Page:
Last week I was in another city, much different than the place where I live in. Truth be told most cities are the same, -ish maybe. The same wide long roads, a bunch of malls stacked together with the high end brands sporting massive billboards, in all colours plain, simple text and a woman looking into the distance, crowded railway stations and one massive university campus.

But last week took me to heaven and back, I stayed at the home of a complete stranger, 4 girls shared a flat and I, a day and a half. For the first time in weeks managed to wake up without the innate dread of reading the same books, instead I woke up to a cup of hot chai, warmer conversations, buttered garlic bread and the comfort of a bed, blanket and cold marble tiles.

Dragging myself awake, I spent the day watching sex and the city, its brilliance and relevance, of how a decade and a half later too these women are ones that I have always loved, cried when they did, laughed along and ooh-ed and aah-ed over cosmopolitans and sex. Gobbled down a plate of hot maggi for lunch, took a nice long warm bath, and went out for a walk in the neighbourhood complex. Followed by salt, lime and green apple vodka, dinner and stories, the next day’s headache hangover of hurrying for a train, dashing through the platform like a headless chicken and finding myself back with Jem and Scout of, ‘To kill a mockingbird’.

On some streets you never walk the entire way, like bookmarks, dog eared pages, memories of a favorite dress on a good day hanging in your closet, or that tiny divine amount of body mist that still lies at the bottom of a bottle, living another day, waiting to take you back in time.

On the streets of Pune, I resisted myself from walking up the hill road, those long broad streets with ice cream parlors and restaurants lining it and watched the road curve and disappear, book marking it to make sure I come back, another day and walk the stretch. The chill in the air, scoops of swiss chocolate icecream, a borrowed red windbreaker, rumi’s poems and incomplete love stories.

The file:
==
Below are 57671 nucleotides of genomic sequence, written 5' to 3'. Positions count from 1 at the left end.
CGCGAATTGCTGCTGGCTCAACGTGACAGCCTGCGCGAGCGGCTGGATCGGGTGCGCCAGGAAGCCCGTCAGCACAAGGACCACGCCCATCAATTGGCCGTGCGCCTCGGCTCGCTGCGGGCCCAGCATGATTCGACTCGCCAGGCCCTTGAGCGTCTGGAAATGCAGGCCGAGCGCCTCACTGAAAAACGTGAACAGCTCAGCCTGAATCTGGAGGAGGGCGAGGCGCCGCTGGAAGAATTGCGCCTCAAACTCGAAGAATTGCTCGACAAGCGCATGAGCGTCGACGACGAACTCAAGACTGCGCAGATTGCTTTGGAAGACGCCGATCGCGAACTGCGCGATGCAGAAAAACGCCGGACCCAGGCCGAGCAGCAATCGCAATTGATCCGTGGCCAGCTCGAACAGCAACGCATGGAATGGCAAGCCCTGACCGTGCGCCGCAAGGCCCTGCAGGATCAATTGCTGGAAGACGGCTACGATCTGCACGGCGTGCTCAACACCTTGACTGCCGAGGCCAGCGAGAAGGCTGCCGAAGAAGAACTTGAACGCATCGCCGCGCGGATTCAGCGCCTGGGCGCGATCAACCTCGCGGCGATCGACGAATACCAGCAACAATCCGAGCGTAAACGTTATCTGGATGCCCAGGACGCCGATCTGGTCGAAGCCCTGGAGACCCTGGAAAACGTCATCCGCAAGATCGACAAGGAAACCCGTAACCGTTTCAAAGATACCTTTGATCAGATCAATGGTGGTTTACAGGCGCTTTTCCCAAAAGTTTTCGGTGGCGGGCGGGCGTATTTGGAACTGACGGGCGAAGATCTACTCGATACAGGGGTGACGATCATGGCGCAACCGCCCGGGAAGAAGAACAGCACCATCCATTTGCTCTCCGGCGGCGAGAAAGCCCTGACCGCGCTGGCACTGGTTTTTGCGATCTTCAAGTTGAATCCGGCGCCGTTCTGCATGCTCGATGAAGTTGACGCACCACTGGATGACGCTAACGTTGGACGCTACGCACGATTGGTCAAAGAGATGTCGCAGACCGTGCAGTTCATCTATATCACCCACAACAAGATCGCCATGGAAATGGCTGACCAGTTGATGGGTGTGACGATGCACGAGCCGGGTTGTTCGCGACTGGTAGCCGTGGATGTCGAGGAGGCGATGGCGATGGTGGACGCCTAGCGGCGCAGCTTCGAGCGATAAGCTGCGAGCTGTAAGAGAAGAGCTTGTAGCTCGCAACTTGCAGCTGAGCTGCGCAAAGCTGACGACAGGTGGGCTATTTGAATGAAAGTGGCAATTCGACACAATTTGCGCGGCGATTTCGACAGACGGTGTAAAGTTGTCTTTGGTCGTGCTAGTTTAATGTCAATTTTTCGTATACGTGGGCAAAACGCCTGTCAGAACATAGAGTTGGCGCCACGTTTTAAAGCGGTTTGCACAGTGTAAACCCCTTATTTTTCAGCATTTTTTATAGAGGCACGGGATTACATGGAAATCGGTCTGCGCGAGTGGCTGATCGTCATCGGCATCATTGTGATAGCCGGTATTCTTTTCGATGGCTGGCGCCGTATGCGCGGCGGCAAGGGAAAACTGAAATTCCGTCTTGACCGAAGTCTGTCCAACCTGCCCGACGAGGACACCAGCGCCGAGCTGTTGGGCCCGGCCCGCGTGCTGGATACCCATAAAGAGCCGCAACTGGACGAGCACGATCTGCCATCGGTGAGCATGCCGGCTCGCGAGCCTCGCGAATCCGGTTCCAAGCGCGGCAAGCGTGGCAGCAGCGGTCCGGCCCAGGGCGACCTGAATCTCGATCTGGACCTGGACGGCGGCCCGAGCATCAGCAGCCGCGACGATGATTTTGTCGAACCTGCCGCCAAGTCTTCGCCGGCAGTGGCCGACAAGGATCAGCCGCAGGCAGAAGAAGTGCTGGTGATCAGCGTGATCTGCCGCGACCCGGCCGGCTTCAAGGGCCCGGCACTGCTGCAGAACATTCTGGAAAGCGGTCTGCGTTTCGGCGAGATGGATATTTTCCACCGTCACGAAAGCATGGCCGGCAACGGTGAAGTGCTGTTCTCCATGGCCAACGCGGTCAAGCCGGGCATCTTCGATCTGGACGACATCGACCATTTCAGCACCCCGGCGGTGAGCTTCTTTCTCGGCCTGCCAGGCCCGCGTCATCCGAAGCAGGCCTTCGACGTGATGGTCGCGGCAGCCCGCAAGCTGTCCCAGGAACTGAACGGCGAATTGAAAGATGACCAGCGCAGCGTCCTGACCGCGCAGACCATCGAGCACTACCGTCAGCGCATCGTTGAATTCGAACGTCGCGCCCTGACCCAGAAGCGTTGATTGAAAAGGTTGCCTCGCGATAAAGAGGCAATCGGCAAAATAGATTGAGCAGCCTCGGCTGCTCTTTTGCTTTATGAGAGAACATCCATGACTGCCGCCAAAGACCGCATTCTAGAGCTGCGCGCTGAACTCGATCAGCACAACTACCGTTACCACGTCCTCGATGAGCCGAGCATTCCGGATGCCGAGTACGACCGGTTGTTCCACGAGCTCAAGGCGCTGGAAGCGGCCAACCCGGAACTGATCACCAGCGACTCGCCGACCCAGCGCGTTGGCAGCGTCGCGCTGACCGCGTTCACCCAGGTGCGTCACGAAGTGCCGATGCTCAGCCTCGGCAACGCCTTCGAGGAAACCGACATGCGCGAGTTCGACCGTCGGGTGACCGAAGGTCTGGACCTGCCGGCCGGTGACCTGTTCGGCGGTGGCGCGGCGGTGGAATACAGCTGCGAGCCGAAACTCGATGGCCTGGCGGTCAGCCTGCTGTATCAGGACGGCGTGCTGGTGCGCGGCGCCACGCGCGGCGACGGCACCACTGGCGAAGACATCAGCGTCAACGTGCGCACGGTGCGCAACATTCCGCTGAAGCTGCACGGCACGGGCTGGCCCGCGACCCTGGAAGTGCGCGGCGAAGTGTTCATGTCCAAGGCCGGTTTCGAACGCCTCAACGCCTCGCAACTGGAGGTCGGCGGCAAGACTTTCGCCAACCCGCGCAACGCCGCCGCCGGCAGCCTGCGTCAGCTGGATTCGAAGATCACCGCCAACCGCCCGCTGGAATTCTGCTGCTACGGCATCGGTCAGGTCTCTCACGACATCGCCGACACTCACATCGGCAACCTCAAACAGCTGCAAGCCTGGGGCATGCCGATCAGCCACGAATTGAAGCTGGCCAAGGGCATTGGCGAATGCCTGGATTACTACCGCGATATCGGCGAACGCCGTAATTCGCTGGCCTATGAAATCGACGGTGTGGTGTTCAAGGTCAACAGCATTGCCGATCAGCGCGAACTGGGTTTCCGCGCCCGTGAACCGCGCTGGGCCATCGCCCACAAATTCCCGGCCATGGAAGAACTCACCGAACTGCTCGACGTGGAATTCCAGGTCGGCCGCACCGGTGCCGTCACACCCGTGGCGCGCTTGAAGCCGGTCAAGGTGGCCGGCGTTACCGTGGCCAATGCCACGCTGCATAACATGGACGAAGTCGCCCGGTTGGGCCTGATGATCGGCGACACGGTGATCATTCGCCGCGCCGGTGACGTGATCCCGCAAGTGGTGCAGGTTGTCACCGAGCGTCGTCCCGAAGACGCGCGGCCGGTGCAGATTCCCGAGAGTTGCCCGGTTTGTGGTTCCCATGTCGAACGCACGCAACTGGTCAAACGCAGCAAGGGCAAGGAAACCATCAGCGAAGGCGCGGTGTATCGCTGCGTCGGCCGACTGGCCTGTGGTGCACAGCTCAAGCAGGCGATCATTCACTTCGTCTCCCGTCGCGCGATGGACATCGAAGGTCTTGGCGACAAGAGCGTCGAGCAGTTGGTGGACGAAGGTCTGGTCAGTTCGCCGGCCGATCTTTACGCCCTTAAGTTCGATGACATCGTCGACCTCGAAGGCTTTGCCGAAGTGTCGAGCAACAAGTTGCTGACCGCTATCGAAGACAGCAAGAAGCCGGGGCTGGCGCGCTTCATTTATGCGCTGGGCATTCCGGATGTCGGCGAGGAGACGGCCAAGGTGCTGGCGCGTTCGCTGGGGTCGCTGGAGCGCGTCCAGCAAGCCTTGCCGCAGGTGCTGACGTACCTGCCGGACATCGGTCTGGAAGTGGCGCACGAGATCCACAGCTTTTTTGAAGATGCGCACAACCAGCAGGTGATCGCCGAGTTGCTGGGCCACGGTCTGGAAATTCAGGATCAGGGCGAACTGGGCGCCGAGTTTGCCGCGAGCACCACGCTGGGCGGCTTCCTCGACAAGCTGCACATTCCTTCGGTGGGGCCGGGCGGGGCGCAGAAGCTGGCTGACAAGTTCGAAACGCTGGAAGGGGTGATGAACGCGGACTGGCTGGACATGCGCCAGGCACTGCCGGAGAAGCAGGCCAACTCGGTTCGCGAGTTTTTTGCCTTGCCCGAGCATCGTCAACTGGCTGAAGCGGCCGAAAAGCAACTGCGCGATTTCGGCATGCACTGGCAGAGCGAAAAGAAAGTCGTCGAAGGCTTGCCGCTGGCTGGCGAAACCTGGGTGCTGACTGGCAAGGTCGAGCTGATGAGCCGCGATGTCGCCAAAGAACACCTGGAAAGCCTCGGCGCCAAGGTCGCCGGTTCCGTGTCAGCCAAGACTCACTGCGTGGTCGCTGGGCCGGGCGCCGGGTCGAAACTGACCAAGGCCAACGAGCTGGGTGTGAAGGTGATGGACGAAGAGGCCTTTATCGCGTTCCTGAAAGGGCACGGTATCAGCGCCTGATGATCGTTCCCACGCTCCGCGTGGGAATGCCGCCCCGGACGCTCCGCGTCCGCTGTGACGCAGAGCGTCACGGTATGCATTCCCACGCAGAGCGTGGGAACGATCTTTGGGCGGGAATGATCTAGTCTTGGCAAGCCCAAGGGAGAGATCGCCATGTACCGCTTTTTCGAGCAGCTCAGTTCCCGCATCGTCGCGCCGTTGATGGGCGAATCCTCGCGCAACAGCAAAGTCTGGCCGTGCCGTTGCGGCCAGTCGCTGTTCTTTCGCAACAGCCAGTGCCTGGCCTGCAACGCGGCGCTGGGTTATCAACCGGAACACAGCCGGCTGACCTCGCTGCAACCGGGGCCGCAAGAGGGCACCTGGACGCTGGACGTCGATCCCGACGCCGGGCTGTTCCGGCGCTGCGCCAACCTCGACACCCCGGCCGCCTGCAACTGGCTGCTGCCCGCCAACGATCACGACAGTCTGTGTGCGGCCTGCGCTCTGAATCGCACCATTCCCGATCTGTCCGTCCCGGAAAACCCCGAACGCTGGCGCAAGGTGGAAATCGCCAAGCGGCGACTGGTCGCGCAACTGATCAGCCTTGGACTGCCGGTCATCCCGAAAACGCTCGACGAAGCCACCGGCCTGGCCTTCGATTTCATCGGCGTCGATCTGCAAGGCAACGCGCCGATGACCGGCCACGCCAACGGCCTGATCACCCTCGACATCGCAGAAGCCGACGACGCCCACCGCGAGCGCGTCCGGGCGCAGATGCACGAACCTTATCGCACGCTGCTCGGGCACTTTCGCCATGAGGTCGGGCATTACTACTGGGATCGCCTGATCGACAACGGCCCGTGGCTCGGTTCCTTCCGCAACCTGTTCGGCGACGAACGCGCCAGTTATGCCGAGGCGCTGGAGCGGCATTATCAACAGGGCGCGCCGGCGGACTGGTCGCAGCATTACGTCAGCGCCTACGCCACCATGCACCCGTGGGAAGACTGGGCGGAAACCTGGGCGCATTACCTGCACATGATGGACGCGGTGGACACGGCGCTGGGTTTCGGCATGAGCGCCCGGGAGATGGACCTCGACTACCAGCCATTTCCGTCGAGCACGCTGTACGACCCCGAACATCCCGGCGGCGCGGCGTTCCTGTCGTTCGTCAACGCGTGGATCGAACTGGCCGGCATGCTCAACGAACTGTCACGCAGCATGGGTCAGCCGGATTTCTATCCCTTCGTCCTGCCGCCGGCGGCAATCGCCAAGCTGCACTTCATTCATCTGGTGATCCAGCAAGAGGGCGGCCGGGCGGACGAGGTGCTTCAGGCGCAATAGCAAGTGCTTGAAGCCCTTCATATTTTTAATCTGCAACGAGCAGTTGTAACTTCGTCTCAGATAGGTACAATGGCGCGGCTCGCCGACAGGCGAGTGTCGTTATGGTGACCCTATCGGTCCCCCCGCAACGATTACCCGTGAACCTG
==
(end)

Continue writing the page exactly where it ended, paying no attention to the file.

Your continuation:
Leaving tiny crumbles of my heart along the way I hope to find my way back, in the maze of lanes that cross a railway crossing and walk right into a vegetable market, the familiar sounds, rishkas on the street and mouth-watering beguni in Calcutta, Of a road that boasts shops and cars alike yet turns a corner into the Sunday second hand book market in Hyderabad, Of massive fields of green, a lake or two, bridges, towns and people speeding away as the train runs on clock, sharing seats with toddlers who have taken a fancy to my white hair clip, PhD students poring over their research papers, absent minded baritone singers, loud debates on politics and Bollywood over dip chai and lays.

Just when you think you have found yourself, you bump into another part of your being that you never knew existed, in new friends, places, winding roads, strangers, that makes me wonder.

Do you get lost or found in translation?


11 thoughts on “Translation

  1. Lost and then found. When I reached Germany, I felt so lost but strangers can touch and change your life in such a way that you begin to smile without knowledge. Its a great experience 😀

    • Absolutely! I’ve just been back from a two week trip to another city, and all the while there I bumped into myself in completely unfamiliar places, you rediscover yourself, one step, one rock, one fallen leaf, at a time..

  2. What an incredibly vivd post. I loved it so much! I love writing that transports me to faraway places 🙂 Oh and btw, “Lost in Translation” is one of my favourite movies ever, like you have no idea how much I adore that movie. I’ve seen it over 40 times. O_O

    • You have no idea how happy this comment has made me, that is one movie that is just so complex in its emotions.. I love that I can dream of an alternate ending and Japan! 😀

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